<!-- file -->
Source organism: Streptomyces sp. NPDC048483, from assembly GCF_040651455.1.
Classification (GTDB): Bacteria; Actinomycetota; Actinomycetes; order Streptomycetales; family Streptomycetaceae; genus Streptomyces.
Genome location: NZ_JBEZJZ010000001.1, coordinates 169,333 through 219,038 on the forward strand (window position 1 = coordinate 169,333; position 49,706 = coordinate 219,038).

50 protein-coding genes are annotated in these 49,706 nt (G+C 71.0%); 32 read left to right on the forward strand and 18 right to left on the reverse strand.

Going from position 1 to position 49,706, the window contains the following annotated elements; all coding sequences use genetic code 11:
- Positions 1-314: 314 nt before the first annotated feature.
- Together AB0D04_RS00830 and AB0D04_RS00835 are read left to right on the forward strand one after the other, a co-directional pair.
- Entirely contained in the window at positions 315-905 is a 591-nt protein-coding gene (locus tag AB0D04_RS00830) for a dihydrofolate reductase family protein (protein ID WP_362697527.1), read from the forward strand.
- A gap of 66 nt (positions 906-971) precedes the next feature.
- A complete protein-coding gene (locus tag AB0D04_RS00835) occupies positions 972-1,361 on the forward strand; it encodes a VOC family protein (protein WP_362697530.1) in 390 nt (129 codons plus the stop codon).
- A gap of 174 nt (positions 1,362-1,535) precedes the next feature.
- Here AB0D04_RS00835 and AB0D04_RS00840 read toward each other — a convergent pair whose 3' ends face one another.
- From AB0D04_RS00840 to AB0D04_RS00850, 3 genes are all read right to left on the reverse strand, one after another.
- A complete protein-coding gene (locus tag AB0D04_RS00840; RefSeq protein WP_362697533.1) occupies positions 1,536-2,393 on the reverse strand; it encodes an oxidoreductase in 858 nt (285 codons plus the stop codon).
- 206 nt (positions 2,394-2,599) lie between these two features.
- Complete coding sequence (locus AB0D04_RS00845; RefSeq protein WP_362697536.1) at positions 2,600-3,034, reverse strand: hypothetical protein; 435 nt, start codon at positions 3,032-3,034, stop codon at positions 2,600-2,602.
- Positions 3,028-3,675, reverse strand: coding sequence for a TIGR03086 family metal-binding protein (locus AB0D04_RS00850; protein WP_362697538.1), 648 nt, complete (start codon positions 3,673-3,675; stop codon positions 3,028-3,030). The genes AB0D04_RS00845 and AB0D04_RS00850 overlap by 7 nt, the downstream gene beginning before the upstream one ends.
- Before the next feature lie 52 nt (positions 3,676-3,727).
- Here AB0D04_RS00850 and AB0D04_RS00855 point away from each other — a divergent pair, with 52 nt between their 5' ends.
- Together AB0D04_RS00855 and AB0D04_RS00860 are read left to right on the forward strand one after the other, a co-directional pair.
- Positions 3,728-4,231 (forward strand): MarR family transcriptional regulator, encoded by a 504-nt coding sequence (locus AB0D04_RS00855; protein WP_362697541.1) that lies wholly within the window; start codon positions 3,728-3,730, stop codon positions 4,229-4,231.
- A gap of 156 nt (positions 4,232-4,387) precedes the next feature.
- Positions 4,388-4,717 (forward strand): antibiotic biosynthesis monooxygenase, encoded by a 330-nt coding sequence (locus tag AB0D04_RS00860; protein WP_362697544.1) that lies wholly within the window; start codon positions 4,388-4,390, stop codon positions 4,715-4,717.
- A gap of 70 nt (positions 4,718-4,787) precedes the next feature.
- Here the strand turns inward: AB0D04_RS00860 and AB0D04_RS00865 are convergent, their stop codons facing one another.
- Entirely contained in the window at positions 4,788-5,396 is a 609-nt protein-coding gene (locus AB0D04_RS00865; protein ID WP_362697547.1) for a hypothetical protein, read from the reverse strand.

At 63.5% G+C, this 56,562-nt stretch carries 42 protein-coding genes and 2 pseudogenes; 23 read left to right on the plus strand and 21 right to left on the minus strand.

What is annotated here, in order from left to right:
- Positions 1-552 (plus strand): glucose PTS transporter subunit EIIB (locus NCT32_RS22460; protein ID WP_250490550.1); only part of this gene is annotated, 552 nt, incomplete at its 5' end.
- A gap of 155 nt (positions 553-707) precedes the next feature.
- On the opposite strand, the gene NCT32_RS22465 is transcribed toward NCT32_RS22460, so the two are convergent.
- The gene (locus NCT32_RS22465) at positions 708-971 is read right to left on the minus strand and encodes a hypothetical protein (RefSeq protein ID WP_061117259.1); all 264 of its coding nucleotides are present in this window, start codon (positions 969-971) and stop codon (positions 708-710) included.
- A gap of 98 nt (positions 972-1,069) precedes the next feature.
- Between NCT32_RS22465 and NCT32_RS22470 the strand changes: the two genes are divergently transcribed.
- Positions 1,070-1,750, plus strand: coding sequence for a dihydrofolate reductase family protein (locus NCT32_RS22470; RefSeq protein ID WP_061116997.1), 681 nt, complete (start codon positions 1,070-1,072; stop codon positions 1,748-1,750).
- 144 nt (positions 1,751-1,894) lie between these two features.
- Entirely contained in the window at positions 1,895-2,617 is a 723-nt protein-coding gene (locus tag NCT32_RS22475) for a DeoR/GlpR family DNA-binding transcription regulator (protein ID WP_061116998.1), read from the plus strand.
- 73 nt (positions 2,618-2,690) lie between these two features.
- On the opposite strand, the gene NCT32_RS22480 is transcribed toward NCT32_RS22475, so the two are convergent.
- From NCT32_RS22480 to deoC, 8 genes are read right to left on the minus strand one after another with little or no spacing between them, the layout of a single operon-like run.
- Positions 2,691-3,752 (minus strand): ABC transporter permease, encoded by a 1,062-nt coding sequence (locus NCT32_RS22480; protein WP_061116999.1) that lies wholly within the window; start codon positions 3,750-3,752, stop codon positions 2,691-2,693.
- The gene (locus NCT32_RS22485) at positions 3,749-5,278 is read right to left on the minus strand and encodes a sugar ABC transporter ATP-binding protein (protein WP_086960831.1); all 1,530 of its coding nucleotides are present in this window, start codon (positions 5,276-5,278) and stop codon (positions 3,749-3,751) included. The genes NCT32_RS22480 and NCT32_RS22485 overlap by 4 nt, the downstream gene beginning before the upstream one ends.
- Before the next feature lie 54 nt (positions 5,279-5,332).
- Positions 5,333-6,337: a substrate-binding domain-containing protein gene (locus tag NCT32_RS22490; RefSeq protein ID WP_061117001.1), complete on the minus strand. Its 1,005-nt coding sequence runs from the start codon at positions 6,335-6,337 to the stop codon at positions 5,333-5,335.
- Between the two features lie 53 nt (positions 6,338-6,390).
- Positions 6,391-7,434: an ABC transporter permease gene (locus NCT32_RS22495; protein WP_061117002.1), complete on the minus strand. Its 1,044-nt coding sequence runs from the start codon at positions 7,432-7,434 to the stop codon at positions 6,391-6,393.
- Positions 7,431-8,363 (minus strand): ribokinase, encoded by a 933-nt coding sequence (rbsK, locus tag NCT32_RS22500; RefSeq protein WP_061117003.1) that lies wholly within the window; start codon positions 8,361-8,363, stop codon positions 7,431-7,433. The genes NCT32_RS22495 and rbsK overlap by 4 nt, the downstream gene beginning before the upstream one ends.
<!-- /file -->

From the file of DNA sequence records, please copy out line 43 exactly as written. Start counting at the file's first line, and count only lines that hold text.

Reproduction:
- Before the next feature lie 54 nt (positions 5,279-5,332).